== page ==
Our Priceless Swallows And Swifts
( Originally Published 1910 )
NED came into my study one summer day, when 1 was trying to write a bird article, just as I made a slap at a tormenting housefly and almost upset my inkstand. "Your intention was good," he remarked, "but you aren't as graceful as the swallows yet in your fly-killing. But how did so many flies get in here?" "Oh, someone left the screen door open," I replied; "that is one reason, and, since you have mentioned swallows, you remind me of another, and that is that we haven't swallows enough to catch all these flies. If they were as common as they used to be, I don't think there would be so many flies to bother us." "Did they use to be very plenty?" inquired Ned. "Yes," I said, "according to all accounts the familiar kinds were quite abundant up to about twenty years ago, when the hateful English Sparrow drove them away by fighting them or taking their nests. I remember well when I was small what lots of swallows there were around Boston, where I lived, far more than there are now. Of course I don't mean to say that there weren't any flies then, but there was a big colony of Barn and Eave Swallows on our next door neighbor's barn, and with such a swarm catching flies all day about our place you couldn't make me believe that there were not less flies than there would have been without them."
"Don't they catch other insects beside flies?" asked Ned, becoming evidently interested. "Yes," I told him, "they are great on mosquitoes and about every sort of small flying insect. The Government ornithologists of the Biological Survey say that in the South swallows feed upon the dreaded boll weevil, and they are getting up a crusade to try to protect the swallows and introduce them to regions from which they have been driven out. One good method is to kill off the English Sparrows around their colonies, and also to put up suitable boxes for the kinds that use them. Of course boys ought not to disturb them, and the owners of barns where they build should welcome them, even though they make some dirt to clean up. They are well worth any trouble they may cause."
After this little talk about swallows, Ned helped me drive out the flies so that there would be none of them on my bird article, and I went to work again in peace. Besides helping me in this swallow-like occupation of chasing flies, Ned promised to go with me that afternoon and help me photograph a nice Barn Swallows' nest with four nearly fledged young, which were now about to leave.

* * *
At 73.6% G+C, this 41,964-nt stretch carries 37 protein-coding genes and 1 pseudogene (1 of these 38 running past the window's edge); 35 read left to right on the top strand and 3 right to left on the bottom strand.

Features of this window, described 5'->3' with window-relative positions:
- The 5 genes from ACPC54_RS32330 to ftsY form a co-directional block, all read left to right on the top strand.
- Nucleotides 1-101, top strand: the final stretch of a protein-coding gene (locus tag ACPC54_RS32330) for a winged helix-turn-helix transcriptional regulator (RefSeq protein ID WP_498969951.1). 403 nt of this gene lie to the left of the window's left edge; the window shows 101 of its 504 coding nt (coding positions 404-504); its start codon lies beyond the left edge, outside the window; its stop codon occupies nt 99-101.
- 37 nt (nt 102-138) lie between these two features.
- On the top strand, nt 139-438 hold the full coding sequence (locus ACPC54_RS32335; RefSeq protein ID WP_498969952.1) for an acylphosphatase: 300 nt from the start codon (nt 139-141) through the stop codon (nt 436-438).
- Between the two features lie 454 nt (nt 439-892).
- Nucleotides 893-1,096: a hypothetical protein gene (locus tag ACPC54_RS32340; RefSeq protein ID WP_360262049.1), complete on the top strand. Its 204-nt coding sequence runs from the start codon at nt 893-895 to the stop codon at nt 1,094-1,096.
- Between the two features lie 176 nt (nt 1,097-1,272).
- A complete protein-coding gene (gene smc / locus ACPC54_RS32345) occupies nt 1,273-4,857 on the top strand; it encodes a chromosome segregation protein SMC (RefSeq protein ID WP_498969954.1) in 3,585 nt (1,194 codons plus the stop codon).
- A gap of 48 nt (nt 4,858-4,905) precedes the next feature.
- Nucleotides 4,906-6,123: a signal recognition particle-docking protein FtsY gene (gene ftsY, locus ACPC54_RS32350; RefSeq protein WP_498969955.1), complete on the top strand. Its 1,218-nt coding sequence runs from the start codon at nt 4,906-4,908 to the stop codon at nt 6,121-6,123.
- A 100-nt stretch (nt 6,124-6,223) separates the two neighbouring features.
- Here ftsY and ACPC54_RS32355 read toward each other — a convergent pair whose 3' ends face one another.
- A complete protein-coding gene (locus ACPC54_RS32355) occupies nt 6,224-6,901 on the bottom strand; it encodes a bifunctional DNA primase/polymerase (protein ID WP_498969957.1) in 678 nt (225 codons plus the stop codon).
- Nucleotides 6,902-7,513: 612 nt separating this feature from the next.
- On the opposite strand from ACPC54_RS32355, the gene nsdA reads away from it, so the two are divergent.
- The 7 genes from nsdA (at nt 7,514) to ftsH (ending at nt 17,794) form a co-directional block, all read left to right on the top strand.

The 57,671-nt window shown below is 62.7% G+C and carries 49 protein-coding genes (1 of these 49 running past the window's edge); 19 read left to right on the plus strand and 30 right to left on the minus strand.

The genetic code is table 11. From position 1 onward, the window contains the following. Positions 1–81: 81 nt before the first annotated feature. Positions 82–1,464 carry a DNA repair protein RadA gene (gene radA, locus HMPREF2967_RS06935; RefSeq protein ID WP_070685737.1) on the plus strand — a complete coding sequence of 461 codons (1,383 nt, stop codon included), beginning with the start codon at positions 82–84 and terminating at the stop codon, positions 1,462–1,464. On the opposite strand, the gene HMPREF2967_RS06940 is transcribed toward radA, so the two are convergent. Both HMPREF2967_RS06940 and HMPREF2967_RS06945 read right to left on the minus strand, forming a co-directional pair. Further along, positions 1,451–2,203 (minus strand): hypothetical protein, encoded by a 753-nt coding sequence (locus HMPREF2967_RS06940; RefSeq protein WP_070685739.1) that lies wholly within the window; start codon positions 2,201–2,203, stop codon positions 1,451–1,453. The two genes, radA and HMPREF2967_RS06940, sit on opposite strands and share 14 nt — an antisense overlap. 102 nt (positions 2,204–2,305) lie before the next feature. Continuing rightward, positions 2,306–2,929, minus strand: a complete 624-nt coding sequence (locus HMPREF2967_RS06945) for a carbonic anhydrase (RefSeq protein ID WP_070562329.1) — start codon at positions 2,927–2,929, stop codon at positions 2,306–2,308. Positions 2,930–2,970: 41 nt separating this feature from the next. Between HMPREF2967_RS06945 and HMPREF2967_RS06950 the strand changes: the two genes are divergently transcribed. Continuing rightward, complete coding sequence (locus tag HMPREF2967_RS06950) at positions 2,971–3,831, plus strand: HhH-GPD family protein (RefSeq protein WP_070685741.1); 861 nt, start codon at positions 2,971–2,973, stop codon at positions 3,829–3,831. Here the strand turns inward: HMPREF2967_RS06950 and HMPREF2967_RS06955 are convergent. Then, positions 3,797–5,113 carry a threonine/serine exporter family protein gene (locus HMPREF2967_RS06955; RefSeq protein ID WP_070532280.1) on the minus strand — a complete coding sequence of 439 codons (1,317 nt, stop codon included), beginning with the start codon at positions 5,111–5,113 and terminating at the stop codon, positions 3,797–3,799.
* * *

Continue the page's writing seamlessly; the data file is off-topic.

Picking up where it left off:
It was a pretty hard proposition, Ned thought, when he saw the nest, on the projecting end of a timber inside a barn, away up under the roof where it was quite dark and almost inaccessible. However, I thought there was a way. We got a long ladder, and I climbed up on a beam which went rather near the nest. I pulled the ladder up after me and placed it across two beams. Then Ned handed me up some boards and I made a little platform on the- ladder to stand the camera and tripod upon. The camera set up on the tripod could now stand close to the nest, but it was too dark even to focus. However, I was ready for that difficulty. I had brought a good-sized mirror, and now I asked Ned to stand just outside the barn door in the strong sun-light and throw up the reflected light upon the nest. It was easy now to focus. Then I held up a smaller mirror which I carried in my pocket and had Ned throw the light on my mirror, and I in turn threw it down into the nest upon the backs of the young birds, and thus I made some successful quite short exposures. Then I brought down a young swallow, posed and photographed it outdoors, put it back into the nest, and the work was done, and well done—thanks to my valuable assistant.
Probably the Barn Swallow is the best known of the six species found in our Northern and Eastern districts —the bird with the forked tail, reddish breast and shiny blue-black upper parts. They build nests of mud and straw on beams inside barns and sheds. The settlement of North America by the white man has changed the habits of many of the birds, notably the swallows, and among them this particular kind. Its original preference was for rocky caves as a nesting site. Just once in my life have I found a nest thus situated. It was in a cave on lonely Seal Island, which lies twenty miles off the rugged coast of Maine, in Penobscot Bay.
Our Barn Swallow is such a happy, friendly bird that nearly everyone who knows it loves and admires it. We enjoy its merry twitterings as it darts about the barn, and are pleased at the grace with which this greyhound of the air doubles and turns. When we go out for a drive, it is a pretty sight to see them circle about us, catching the insects which our advance starts from the grass or weeds along the country roadside.
Perhaps next in familiarity comes the Eave or Cliff Swallow. This is the other kind which frequents the barns. I builds bottle-shaped nests of mud pellets up under the eaves, which are often clustered thickly together and partly built one upon the side of the other. In the primitive days these colonies of nests were built on cliffs, and in some parts of the West they are built there even yet. So the bird is the genuine Cliff Swallow out there, and the Eave Swallow with us. Originally there were no Cliff Swallows where there were no cliffs, but with the country's settlement they spread nearly everywhere, and the dates are on record when they first appeared in various localities. This bird looks quite different from the Barn Swallow, and can be told by its nearly square tail, the pale reddish patch at the base of the bill and on the upper rump, and the light underparts.
I have photographed the nests by putting up a ladder under the eaves, driving my screw bolt into the side of the barn, screwing the small camera to it and making long-timed exposures, since the nests are in the shade. To get the adult birds from life, I await quietly beneath the nests on some low barn, with my reflecting camera in hand, and snap the birds as they fly to their nests. When the young are just beginning to fly they are quite tame and one can often walk up close to them with the camera.